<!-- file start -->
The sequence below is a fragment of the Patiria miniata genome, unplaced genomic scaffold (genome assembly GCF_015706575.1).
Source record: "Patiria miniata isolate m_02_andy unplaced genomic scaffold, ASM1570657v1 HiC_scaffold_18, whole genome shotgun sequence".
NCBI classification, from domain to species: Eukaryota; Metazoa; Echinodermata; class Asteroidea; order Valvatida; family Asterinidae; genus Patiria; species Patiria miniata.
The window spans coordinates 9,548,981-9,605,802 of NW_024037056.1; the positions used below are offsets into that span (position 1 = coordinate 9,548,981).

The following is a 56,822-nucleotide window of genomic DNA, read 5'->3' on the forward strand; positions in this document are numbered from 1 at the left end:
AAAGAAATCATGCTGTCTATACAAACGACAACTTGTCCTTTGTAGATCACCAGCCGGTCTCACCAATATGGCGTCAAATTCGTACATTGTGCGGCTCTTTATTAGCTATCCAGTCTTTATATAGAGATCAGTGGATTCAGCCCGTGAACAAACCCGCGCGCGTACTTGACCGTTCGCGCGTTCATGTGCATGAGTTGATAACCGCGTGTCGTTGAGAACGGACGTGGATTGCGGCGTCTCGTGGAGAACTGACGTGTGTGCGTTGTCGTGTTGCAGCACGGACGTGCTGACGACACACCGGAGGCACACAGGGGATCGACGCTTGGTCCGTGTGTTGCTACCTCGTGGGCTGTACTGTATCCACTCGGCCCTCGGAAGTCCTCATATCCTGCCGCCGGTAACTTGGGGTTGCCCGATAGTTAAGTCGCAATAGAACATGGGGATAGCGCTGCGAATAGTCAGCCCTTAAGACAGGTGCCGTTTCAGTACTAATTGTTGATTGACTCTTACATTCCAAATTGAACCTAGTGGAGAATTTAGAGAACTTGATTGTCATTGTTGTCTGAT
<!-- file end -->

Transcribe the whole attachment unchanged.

The sequence below is a fragment of the Patiria miniata genome, unplaced genomic scaffold (genome assembly GCF_015706575.1).
Source record: "Patiria miniata isolate m_02_andy unplaced genomic scaffold, ASM1570657v1 HiC_scaffold_18, whole genome shotgun sequence".
NCBI classification, from domain to species: Eukaryota; Metazoa; Echinodermata; class Asteroidea; order Valvatida; family Asterinidae; genus Patiria; species Patiria miniata.
The window spans coordinates 9,548,981-9,605,802 of NW_024037056.1; the positions used below are offsets into that span (position 1 = coordinate 9,548,981).

The following is a 56,822-nucleotide window of genomic DNA, read 5'->3' on the forward strand; positions in this document are numbered from 1 at the left end:
AAAGAAATCATGCTGTCTATACAAACGACAACTTGTCCTTTGTAGATCACCAGCCGGTCTCACCAATATGGCGTCAAATTCGTACATTGTGCGGCTCTTTATTAGCTATCCAGTCTTTATATAGAGATCAGTGGATTCAGCCCGTGAACAAACCCGCGCGCGTACTTGACCGTTCGCGCGTTCATGTGCATGAGTTGATAACCGCGTGTCGTTGAGAACGGACGTGGATTGCGGCGTCTCGTGGAGAACTGACGTGTGTGCGTTGTCGTGTTGCAGCACGGACGTGCTGACGACACACCGGAGGCACACAGGGGATCGACGCTTGGTCCGTGTGTTGCTACCTCGTGGGCTGTACTGTATCCACTCGGCCCTCGGAAGTCCTCATATCCTGCCGCCGGTAACTTGGGGTTGCCCGATAGTTAAGTCGCAATAGAACATGGGGATAGCGCTGCGAATAGTCAGCCCTTAAGACAGGTGCCGTTTCAGTACTAATTGTTGATTGACTCTTACATTCCAAATTGAACCTAGTGGAGAATTTAGAGAACTTGATTGTCATTGTTGTCTGAT